Why is it important to read?
Have you noticed that many successful people find time to read books? Some read early in the morning; some allocate at least 60 minutes to read at night, like Bill Gates.
Warren Buffett, considered the most successful investor globally, starts every morning by reading books and news. He recommends reading 500 pages a day to anyone who wants to achieve a lot in life. He has the support of Elon Musk. Whenever he is asked how he learned to build rockets, he answers: “I read books.” True, at the rate he reads, he swallows them. (I wish I could read as fast, too).
Why do you need to read for at least 10 minutes a day?
If the examples above still don’t convince you of the benefits of reading, here are 12 more reasons worth considering.
Studying UX design and foreign languages, I became convinced of one thing: no podcasts and YouTube videos will give you such a deep knowledge as a book. Especially with notes in the margin.
Education research proves that complex and voluminous material is better absorbed from a paper book than from a screen. And how do you feel more comfortable learning something new? Share your thoughts.
It turns out that even walking and music can’t compete with reading. Reading helps escape boredom and reduces stress levels by 68%, as proven by scientists at the University of Sussex (UK). Hmmm…
If you sometimes have palpitations or muscle tension, doctors suggest reading for 6 minutes. No longer is necessary for positive results, and if you need to normalize blood pressure, increase the reading time to 30 minutes. I haven’t tested it, but the observations are worth noting.
To validate beliefs and strengthen convictions
For a long time, I have noticed that when I read a book that is close to my convictions and outlook, it strengthens my position in life. If I have to read a work where the characters or the author have different beliefs, I am constantly reminded of a simple truth: like many people, so many opinions.
To know we are not alone
When I first moved to Germany, I felt lonely. But as soon as I immersed myself in a book, fiction or nonfiction, it disappeared. So if you are in a new town, a new country, without any friends yet, spend time with the perfect companion — a book.
Find new ideas
Have you ever had the feeling that when you read to the middle of the book, you already knew how it would end? Or maybe from the first chapters, you could name the main villain in the detective? This is no accident. It is proven that reading develops analytical skills. It helps you discover patterns and solve problems, generate new ideas and even have the energy to implement them.
Some books trigger the process of idea generation. And some bridge from reflection to action. It can be an inspiring success story, a book about overcoming obstacles or nonfiction, after which there is a clear plan of action.
By the way, I noticed that books most inspire me without the appeals of lauded motivators like “Stop whining, take it and do it,” “Believe in yourself!”, “Do it right now”…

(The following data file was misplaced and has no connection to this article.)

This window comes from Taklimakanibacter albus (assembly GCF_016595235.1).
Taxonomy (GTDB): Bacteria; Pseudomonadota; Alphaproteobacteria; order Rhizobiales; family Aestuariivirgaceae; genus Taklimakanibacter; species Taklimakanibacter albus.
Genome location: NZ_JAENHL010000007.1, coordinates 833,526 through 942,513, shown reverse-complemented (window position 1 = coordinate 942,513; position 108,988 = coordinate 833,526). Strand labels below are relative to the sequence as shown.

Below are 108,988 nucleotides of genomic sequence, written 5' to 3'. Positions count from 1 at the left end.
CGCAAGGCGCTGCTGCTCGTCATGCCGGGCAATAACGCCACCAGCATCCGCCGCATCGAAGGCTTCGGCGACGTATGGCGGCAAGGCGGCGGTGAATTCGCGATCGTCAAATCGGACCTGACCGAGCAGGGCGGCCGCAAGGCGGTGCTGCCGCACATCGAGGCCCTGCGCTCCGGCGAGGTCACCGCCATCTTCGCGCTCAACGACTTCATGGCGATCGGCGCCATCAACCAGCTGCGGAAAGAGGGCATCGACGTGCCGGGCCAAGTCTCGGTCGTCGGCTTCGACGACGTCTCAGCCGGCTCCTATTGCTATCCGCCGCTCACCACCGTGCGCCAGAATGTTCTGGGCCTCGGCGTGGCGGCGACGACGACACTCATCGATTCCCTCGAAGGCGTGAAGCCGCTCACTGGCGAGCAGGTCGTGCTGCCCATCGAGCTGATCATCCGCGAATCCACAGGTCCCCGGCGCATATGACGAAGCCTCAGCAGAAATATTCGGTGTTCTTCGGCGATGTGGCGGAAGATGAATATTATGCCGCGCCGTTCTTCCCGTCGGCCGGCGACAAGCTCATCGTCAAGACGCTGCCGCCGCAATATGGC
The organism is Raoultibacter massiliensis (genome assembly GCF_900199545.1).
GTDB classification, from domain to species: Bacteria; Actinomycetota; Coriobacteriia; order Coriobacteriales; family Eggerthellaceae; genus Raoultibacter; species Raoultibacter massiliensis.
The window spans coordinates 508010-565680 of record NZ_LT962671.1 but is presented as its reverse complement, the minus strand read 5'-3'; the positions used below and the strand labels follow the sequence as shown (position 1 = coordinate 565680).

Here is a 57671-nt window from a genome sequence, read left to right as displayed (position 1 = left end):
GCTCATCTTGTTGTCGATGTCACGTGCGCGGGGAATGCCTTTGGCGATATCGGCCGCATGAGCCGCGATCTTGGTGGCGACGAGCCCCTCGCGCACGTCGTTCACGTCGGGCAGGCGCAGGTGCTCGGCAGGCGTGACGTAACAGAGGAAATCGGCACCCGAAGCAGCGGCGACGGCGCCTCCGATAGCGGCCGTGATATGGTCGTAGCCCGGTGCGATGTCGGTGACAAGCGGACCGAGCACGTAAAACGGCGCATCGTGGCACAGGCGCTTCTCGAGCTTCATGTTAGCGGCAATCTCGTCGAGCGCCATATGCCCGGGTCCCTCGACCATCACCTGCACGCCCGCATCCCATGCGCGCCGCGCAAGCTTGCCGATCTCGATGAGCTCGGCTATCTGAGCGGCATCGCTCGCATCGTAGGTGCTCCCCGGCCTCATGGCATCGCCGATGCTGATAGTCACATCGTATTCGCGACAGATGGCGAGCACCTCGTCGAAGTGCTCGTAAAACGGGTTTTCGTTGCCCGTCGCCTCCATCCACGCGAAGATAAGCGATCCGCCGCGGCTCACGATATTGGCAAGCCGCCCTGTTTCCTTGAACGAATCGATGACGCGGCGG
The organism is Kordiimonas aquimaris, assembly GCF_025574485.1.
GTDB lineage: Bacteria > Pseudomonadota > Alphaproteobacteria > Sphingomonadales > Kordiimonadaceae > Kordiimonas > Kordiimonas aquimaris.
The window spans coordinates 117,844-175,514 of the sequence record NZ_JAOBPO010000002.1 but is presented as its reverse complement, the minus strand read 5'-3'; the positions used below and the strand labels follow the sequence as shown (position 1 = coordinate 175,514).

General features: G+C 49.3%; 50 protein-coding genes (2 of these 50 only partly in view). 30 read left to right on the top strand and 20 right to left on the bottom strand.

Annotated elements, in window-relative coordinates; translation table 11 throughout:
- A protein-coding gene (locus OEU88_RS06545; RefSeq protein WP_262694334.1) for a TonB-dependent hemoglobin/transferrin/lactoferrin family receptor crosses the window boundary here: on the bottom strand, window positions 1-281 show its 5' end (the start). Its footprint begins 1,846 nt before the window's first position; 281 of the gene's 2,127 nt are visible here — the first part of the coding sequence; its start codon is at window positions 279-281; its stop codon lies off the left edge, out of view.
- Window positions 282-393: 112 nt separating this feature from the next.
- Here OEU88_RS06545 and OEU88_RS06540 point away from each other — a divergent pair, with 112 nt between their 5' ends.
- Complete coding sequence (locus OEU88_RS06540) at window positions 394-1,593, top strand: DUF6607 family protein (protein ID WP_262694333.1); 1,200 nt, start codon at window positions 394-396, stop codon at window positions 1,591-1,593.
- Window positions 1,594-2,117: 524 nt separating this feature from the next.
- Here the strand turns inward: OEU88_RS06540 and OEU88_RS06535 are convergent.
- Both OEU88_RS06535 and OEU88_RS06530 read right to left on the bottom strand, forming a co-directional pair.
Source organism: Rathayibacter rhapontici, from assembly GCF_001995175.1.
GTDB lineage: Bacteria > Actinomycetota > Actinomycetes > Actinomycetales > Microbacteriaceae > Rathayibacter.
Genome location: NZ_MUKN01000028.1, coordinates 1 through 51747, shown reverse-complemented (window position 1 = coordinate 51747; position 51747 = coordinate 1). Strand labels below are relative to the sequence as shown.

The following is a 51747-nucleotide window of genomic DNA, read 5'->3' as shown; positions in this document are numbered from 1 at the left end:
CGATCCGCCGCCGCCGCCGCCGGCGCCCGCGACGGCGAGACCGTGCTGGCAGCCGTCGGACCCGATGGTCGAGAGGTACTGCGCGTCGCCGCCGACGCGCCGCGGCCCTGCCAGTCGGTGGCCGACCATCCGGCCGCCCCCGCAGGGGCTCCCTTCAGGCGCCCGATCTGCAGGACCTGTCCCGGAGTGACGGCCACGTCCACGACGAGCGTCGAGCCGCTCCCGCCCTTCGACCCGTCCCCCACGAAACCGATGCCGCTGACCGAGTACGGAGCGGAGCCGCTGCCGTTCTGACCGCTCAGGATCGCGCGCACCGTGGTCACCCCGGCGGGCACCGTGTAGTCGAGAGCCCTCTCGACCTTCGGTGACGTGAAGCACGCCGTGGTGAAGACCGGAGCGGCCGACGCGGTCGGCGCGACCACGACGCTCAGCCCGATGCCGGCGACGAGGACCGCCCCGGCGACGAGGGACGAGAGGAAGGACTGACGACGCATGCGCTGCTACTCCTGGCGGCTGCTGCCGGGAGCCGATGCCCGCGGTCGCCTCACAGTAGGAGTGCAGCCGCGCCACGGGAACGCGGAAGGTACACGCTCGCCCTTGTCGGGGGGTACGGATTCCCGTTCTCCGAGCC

And what about you?
To learn to think
“Reading is to the mind what exercise is to the body.” This thought by the politician Joseph Addison has remained true for over 300 years. I completely agree with it, because reading trains one’s attention, memory, ability to concentrate, and imagination.
The more we read, the longer our ability to learn persists. Because the mind remains flexible and we are open to new knowledge, to analyzing and systematizing large amounts of information.
A good book, which fell into our hands at the right time, helps to muster the courage to change the hateful job, find your place in life, and stop drifting.
Learn to write
Reading is great for expanding vocabulary and improving writing skills. We even adopt the writing style of books that we are close to. And we learn to express our thoughts more clearly and concisely by choosing accurate phrases.
By the way, if you are reading specifically to write better, bestselling authors advise learning the writing techniques used by your favourite writers.
Stretch our mind
What is mental flexibility? It’s our brain’s ability to adapt thinking and behaviour to changing or new situations.
To develop it, you need to ask yourself the right questions as you read: what would I do in this situation? Why don’t I understand the actions of an individual character and how he would have acted? How would the story change if the character chose a different communication style, a different line of behaviour?
After an exercise like this, it’s much easier to accept a different point of view. And I’ve also noticed that it’s much easier to respond to constructive criticism at work with this approach.
Literature awakens the humanity in us.
Books simulate a million situations that can happen to people in real life. Reading a family saga or someone’s life story, you involuntarily let everything that happens to the characters pass through you. Together with them, you look for a way out of the situation.
This allows you to enrich your social baggage and better understand those whose lifestyle, experience, faith or worldview differs from yours.
How do you read more consciously?
You’ll say, “Great. You’ve convinced me that reading is useful. But what if I don’t have time to read 500 pages a day?”
If you can’t read more, you need to read more consciously.
To do this, you can:
- schedule time to read in advance;
- determine the areas of reading and knowledge you want to progress in;
- set goals before you start a new book, especially if it’s nonfiction;
- read to put the information into practice;
- create a mind map as you go along;
- to regularly share the opinions of books I have read;
- enjoy the process of reading.
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